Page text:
I’m not saying it’s carbon copy of what they’re doing offensively, but there’s a lot of influence there, too, and we have three games of film, which helps a lot, too. At least now we’re not projecting, and you’re seeing the players you’re going to play against running those schemes, so that does help.
Q. With Blazek, is there a moment or memory that really stands out to you from his playing days?
KIRK FERENTZ: Oh, sure. When he showed first up as a recruit, he had an Arizona baseball cap on. I didn’t think that was real smart. And I’m pretty sure he had cowboy boots on, too, like we would never look at his shoes to figure out that he’s really not 6’4″, one of those deals. You’ve got to give him credit for trying. The hat I can’t explain. I continue to tease him about that.
AJ is an unbelievable guy. What a spirited player he was, just all — you talk about attitude, unbelievable attitude, and our goal was to redshirt him. We weren’t able to do that the first season, but just a tremendous guy, and he’s an outstanding football coach.
Q. When you were here as an assistant coach, Iowa football had kind of a legacy on New Jersey players, a lot of guys coming from the East Coast. You’ve only got two on the roster now. Just talk a little bit about your philosophy of recruiting New Jersey and players that are out there.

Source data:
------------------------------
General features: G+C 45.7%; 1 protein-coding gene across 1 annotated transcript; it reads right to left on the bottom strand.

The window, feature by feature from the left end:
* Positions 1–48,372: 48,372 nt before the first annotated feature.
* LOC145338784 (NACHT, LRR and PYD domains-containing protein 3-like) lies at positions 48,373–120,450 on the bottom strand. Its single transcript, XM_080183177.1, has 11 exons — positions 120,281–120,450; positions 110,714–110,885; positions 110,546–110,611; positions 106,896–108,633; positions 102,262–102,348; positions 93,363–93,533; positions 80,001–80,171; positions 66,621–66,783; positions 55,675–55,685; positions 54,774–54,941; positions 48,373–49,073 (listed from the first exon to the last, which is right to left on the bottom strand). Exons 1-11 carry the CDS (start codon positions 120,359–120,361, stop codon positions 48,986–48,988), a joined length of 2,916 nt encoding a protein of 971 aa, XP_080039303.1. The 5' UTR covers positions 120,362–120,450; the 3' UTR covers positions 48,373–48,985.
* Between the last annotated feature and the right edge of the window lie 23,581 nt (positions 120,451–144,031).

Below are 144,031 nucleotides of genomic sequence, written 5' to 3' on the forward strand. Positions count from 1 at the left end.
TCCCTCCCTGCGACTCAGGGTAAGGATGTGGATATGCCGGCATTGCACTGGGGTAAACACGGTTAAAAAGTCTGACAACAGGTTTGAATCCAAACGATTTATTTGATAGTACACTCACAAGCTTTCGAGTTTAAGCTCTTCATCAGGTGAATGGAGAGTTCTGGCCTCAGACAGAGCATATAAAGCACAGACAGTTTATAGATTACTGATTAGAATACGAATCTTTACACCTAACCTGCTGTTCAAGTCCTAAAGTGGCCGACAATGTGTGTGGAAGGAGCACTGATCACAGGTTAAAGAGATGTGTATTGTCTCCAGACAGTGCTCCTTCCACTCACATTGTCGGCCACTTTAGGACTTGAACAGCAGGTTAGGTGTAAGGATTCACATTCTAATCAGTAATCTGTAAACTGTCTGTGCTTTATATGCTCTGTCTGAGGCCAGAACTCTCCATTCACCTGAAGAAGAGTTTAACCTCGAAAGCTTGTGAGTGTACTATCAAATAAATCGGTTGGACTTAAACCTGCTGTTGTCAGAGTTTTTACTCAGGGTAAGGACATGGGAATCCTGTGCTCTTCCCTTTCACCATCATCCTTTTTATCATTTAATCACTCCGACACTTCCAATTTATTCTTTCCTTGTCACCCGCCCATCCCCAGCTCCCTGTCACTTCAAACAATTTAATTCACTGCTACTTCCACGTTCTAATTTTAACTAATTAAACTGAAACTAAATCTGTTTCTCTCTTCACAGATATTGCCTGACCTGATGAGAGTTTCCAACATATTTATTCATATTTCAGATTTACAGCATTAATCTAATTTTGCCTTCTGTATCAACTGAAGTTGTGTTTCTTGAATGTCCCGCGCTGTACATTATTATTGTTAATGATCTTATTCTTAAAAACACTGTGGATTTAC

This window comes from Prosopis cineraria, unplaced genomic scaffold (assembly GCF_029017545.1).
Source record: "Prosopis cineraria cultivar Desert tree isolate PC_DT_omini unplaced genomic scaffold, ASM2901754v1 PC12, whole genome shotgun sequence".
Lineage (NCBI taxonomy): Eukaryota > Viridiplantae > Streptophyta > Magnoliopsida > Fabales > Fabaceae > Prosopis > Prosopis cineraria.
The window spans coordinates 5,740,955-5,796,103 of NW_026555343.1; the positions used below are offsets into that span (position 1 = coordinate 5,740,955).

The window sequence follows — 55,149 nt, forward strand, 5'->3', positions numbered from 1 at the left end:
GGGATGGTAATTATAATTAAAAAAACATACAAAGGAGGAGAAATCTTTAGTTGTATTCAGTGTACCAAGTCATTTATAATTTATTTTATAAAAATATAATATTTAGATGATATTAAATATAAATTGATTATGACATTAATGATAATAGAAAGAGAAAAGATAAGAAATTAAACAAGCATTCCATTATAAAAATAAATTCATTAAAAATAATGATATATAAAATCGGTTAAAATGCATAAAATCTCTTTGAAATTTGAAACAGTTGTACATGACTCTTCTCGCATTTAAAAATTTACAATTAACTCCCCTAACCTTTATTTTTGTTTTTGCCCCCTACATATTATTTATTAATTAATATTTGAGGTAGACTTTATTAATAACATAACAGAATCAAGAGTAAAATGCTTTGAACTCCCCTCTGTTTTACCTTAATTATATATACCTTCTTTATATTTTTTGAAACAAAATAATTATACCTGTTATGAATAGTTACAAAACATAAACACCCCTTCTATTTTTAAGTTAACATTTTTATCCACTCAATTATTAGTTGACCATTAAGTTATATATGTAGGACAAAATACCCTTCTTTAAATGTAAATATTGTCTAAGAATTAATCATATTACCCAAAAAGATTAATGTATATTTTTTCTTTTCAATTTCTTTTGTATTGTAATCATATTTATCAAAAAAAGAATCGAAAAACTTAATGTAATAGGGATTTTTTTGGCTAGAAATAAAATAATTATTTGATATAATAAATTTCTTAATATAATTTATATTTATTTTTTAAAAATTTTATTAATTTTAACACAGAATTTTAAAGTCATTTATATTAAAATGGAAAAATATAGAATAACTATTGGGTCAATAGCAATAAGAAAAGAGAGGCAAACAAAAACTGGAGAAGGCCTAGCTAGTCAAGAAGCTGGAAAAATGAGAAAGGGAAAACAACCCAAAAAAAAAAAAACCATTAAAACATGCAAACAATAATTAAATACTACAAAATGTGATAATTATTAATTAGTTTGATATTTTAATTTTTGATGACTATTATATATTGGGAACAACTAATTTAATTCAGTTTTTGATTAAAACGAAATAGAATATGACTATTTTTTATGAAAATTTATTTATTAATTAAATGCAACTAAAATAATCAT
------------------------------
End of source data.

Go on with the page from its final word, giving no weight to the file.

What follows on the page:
KIRK FERENTZ: Yeah, there’s been a definite shift that way, and it’s not that that’s not a good area, but you kind of go where things work for you. A big, big part of that was Bernie Wyatt, the connections that he had out there, not only New Jersey but New York area, growing up on Long Island. Bernie was a legendary recruiter and football coach here, and same thing with Wisconsin. He did a great job and brought a lot of good players off the East Coast. Once you get a little momentum going sometimes with particularly out of Barringer High School, Coach Verducci, Sr., Frank Verducci, Sr., was an outstanding coach there. A guy or two comes out here, has a good experience and really likes it, and that’s what really what sells the next group of recruits. If you call Andre Tippett today, I think he’ll tell you he came here and just had a great feeling about Iowa City, so once you get that going it really can kind of perpetuate itself.